Today I put template route relations for itineraries of De Lijn and TEC on Dropbox. Generating them takes 2 hours. And then another 2 hours when I noticed Python hadn’t actually compressed them. I’ll update them as fresh data from De Lijn and TEC comes in.
I also worked on a script which you can run after opening such a file in OSM.
I put some videos on Youtube to illustrate the process
(no sound was recorded and I still have to add subtitles to them, some day)
The script will download all the stops. They are not included in the files. Once the stops are downloaded the view zooms to their extent.
Then the script will use an Overpass Query to download all route relations with the same ref as identifier. At the moment all over Flanders. I hope I’ll find a way to limit it to the bbox you just zoomed to.
For all the nodes on the way, Overpass will download all the nodes which are within 30 meters (and all the ways and relations they belong to).
Now you’ll have to run the compare script again. I didn’t figure out yet, how to make the script wait until the download completes, so it’ll give an error message saying it didn’t find the master_routes it was looking for.
When run again, after the download is complete with not objects selected, it’ll compare the template routes with the already existing routes. It uses the master_route relations to match them. If the existing routes don’t belong to a master_route yet, you’ll have to use the template and add the matching existing routes manually. You can leave the template routes, they’ll be removed from the master as we progress.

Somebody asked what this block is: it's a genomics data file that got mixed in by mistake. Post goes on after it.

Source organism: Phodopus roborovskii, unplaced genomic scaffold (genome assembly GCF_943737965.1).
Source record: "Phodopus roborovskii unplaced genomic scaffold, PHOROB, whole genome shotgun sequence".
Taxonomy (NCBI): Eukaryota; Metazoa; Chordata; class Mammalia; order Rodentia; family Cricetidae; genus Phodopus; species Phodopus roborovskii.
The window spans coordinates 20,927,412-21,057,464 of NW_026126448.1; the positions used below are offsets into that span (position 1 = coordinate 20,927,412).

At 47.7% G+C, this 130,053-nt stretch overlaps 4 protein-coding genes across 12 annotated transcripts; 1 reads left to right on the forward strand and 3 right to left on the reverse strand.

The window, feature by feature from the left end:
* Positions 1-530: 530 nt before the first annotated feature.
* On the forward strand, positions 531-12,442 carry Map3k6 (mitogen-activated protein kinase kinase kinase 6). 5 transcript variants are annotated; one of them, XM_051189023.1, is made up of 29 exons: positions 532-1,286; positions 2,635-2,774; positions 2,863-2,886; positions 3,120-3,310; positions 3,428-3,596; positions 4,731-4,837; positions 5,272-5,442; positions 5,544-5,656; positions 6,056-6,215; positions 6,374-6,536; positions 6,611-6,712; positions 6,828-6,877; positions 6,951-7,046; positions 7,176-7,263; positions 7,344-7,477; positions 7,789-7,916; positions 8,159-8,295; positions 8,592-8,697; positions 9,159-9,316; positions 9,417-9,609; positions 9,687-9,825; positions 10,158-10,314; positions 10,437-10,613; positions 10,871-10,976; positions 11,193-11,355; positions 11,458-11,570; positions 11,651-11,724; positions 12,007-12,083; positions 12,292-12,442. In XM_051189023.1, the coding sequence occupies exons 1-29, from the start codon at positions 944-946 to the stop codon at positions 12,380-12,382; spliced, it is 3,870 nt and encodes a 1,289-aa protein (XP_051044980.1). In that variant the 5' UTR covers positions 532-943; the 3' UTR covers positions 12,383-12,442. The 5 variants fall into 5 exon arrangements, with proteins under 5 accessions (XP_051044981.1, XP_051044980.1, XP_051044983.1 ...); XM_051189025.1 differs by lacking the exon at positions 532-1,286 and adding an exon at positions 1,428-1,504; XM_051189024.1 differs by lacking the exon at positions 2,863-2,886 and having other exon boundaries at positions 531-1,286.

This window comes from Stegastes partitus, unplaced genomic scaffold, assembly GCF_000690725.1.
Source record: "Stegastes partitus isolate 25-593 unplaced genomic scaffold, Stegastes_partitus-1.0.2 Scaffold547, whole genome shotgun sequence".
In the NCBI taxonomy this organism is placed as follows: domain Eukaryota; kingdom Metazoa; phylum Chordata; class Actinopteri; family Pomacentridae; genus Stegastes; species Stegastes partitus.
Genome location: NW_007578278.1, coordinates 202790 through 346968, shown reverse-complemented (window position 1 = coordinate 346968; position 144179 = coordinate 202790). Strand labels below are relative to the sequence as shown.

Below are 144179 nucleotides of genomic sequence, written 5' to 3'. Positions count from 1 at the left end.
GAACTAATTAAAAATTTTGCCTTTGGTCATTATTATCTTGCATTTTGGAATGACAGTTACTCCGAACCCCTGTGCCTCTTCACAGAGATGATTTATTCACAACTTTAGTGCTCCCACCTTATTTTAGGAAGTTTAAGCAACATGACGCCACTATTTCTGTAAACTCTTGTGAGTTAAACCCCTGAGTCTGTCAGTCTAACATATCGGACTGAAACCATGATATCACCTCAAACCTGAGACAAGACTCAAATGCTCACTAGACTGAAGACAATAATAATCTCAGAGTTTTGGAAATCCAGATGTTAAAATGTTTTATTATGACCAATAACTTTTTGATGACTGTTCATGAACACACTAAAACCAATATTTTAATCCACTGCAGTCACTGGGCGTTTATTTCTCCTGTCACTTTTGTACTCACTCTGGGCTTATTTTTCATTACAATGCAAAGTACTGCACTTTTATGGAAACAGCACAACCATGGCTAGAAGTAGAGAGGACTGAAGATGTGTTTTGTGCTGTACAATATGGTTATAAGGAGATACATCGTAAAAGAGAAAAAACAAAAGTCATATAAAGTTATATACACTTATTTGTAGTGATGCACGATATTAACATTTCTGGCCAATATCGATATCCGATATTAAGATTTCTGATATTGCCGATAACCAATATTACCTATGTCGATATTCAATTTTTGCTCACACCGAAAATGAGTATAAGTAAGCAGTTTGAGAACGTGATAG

Select all the existing and the template routes and close the master route. Now run the compare script again.
You’ll end up with a relation which has some funny looking roles. Each letter-number (a0w1i3) combination represents as stop. Now it becomes easier to see which template belongs to which existing route.
Select 2 routes which belong together and press the button to select them in the general window.
Move the window with all the routes out of the way.
Use the other script, which will add ways to the route. At first this script only added the ways adjacent to the stops. At some point I was thinking: why not try to look at the other route relations. Buses tend to all use the same itineraries to get from one stop to the next.
In the mean time the script also copies tags and stops from the template to the existing route relation and it odbl=new. This has the effect that it’s shown more prominently with help of MapCSS. Nothing to do with the license. That tag is only used, as it won’t ‘survive’ during upload.
Also the template routes came in tagged with odbl=tttttt. This is what the script uses to identify them as templates.
I’ll have to write some posts about how to set up JOSM to enable everybody to use those scripts, the MapCSS and add handy buttons for search and one click presets to the toolbar. One of these days…